Morinda citrifolia (Noni) Fruit - Phytochemistry, Pharmacology, Safety
Received: December 22, 2006
Accepted: January 8, 2007
07 February 2007 (eFirst)
Products derived from Noni fruit (Morinda citrifolia) have been commercialised in the USA since the 1990s and are increasingly distributed all over the world. A large number of beneficial effects have been claimed for Noni. Fruit juice of Noni has been approved as a Novel Food by the European Commission in 2003. This article reviews current knowledge on the phytochemistry, pharmacology, safety aspects of Noni fruit and Noni-derived products, and health-related claims and benefits. The knowledge on the chemical composition of Noni fruit has considerably increased over recent years. A number of in vitro and, to a certain extent, in vivo studies demonstrate a range of potentially beneficial effects. However, clinical data are essentially lacking. To what extent the findings from experimental pharmacological studies are of potential clinical relevance is not clear at present. Based on a toxicological assessment, Noni juice was considered as safe. Due to recent reports of cases of hepatotoxicity, the safety issue has been re-examined in Europe. While the European Food Safety Authority sees no link between adverse effects on liver and consumption of Noni juice, a continuing monitoring of the situation is desirable and some vigilance advised.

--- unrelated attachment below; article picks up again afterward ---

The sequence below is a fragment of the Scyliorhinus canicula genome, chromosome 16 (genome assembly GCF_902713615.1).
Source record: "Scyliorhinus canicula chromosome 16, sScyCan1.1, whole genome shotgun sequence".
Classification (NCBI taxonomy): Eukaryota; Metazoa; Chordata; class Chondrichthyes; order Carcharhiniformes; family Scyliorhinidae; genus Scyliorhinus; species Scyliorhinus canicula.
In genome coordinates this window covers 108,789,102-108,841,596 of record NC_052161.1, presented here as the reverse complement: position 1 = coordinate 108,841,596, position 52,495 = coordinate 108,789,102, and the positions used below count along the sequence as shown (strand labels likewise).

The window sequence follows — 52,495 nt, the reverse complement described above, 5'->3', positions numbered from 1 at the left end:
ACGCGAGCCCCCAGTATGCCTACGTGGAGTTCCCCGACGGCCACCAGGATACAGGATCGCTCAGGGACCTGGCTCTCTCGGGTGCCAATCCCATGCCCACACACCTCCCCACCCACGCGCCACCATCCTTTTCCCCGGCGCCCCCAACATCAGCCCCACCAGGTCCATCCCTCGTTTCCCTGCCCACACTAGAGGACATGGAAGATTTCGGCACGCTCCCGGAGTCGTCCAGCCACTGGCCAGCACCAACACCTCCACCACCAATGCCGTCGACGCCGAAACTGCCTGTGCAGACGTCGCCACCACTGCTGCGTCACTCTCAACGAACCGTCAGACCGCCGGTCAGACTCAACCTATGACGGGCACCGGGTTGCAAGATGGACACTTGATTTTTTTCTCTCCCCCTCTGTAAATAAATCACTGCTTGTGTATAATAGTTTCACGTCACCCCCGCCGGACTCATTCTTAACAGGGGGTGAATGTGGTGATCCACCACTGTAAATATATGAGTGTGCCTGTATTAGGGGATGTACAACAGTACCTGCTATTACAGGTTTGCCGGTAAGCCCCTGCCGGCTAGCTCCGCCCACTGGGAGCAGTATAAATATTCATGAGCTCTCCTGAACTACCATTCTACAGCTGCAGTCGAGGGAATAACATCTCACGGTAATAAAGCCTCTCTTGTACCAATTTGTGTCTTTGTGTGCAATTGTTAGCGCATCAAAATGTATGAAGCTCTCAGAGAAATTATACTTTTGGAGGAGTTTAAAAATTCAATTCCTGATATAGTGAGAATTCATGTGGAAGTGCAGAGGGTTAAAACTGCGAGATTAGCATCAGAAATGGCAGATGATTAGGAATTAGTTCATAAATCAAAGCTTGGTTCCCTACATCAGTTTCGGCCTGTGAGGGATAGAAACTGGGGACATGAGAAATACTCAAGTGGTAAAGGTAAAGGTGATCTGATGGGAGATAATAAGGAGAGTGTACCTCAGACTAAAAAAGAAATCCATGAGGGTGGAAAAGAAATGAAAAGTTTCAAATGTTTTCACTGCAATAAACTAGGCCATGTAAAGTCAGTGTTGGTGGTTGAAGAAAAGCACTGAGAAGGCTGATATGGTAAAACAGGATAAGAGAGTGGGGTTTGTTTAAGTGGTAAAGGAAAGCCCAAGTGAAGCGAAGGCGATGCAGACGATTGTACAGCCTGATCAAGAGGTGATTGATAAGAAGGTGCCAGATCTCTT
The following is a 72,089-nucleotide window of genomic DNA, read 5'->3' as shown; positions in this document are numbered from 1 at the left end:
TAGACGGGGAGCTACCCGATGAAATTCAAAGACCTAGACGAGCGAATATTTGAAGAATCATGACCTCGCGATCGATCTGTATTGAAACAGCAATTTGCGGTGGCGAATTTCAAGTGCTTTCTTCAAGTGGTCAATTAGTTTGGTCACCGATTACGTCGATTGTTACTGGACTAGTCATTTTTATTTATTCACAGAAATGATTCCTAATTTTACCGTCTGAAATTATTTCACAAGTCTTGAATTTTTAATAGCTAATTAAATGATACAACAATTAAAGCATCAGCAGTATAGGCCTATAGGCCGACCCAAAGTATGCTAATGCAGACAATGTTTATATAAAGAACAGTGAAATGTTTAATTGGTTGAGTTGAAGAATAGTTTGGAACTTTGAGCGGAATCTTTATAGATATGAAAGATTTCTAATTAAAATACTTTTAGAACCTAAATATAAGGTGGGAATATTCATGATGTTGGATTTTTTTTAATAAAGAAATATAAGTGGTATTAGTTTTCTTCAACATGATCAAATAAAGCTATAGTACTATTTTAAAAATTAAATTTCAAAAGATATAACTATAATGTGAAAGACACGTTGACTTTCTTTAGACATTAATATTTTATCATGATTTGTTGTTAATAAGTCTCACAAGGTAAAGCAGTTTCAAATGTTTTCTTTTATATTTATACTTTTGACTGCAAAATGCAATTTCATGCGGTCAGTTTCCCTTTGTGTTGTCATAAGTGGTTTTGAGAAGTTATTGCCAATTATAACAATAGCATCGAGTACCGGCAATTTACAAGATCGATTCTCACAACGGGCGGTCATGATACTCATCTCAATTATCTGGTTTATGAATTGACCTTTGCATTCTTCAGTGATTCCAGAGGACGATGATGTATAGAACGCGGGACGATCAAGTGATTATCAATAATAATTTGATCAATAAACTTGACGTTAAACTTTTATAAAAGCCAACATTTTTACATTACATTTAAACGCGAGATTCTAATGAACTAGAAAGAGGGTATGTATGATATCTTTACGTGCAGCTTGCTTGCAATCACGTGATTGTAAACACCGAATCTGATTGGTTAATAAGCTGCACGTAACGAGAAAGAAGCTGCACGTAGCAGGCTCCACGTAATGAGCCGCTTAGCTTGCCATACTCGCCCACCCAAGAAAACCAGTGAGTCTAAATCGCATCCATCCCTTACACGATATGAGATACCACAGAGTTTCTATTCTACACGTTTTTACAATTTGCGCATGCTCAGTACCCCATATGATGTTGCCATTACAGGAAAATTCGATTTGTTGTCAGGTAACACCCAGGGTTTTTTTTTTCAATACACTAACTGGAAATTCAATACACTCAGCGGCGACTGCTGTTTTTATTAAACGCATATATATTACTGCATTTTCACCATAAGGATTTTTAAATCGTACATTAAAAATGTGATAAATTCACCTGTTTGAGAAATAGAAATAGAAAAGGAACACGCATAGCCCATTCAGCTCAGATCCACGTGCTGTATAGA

Noni - Morinda citrifolia - Rubiaceae - novel food - phytochemistry - pharmacology - hepatotoxicity